In the brief history of electronically filed drug information, there has been one constant—the Portable Document Format (PDF). PDF files have become an essential element of the pharmaceutical world, and no wonder: They're simply created and easily transmitted by e-mail or over the web. They can be read on a variety of platforms using simple, usually free software. They preserve vital formatting and graphic information. And they are durable: Unlike many word-processing documents and graphic presentations, the earliest PDFs, made more than ten years ago, are just as readable today as the day they were created.
Expected SPL Information Flow
But despite those many advantages, the PDF's era is drawing to a close in pharma—at least where regulatory filings are concerned. The change is beginning with labeling information. This past June, FDA began accepting labeling submissions for prescription drugs not just in PDF but in a new format called Structured Product Labeling (SPL).
By fall 2005, FDA plans to accept labeling submissions for prescription drugs, including annual reports, only in SPL. By the end of 2007 the requirement to submit labeling information in SPL will extend to all FDA-regulated products: OTC medications, devices, diagnostics, veterinary medicines—any product with package information or a package insert.
Simply getting in compliance with SPL is going to be a considerable challenge for many pharma companies. But in fact, the SPL initiative is just the first of a series of initiatives by FDA and the European Agency for the Evaluation of Medical Products (EMEA) designed to take advantage of the possibilities of an increasingly influential computer language: Extensible Markup Language (XML), a higher-powered cousin of the familiar Hypertext Markup Language (HTML), which is used in most conventional websites. These initiatives promise to completely transform the way companies handle many sorts of data.
<XML in the EU>
"SPL is one of the FDA's highest priorities," says James Rinaldi, the agency's chief information officer. The new system will be an important step in the direction of the kind of electronic prescribing information system dictated by the Medicare Modernization Act (MMA), providing easy access to the most current information about prescription drugs based on FDA-approved labeling. SPL also should accelerate FDA review of preliminary labeling and post-approval changes as well as speed communication of any modifications to pharmacists, physicians, and patients.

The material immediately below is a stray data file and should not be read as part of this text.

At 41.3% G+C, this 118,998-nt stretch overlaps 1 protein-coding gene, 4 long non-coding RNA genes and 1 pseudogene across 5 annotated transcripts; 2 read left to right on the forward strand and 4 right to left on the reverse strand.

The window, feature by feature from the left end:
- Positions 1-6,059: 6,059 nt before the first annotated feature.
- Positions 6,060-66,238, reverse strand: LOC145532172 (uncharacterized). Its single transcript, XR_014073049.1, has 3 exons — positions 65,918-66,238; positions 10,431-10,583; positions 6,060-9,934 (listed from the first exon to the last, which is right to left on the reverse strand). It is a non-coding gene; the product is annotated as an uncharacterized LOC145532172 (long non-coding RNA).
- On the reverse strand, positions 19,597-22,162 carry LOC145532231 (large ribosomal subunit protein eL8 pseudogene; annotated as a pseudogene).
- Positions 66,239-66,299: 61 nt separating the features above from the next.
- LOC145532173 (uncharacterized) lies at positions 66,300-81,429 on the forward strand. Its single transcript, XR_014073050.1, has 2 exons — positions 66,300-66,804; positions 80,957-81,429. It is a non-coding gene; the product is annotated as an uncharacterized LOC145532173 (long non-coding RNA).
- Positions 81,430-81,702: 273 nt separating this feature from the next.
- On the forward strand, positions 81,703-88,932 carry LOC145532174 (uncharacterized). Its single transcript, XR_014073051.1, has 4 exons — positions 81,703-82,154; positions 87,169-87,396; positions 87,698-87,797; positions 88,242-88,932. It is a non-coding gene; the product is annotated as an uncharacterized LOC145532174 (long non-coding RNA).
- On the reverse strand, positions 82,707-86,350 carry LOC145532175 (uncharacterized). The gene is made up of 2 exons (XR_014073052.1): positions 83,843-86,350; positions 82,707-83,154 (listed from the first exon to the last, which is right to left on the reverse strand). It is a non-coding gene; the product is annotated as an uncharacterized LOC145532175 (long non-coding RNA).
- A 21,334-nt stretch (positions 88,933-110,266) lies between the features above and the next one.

Numerous regulatory submission initiatives will dictate the use of XML, but that is only one of the reasons why industry should pay close attention. In addition, the technology can serve as the linchpin for larger business benefits. Using XML standards, pharmaceutical companies can harness their corporate information assets—the large and constantly growing volume of content that must be managed and archived.
XML Across the Business
Multiple sources of information and multiple consumers can be managed, including internal knowledge management, partners, contract research organizations, and websites. Companies can share information easily with partners, suppliers, and customers. Interoperability between clinical care and clinical research departments can become a reality.
The arrival of XML on the pharma scene is one of the most important IT advances the industry has experienced, certainly the most important since the introduction of electronic submissions. Companies need to understand both why it's actually in their interest to go through a potentially painful change and how they can implement SPL to put them in a position to take full advantage of the new system's benefits.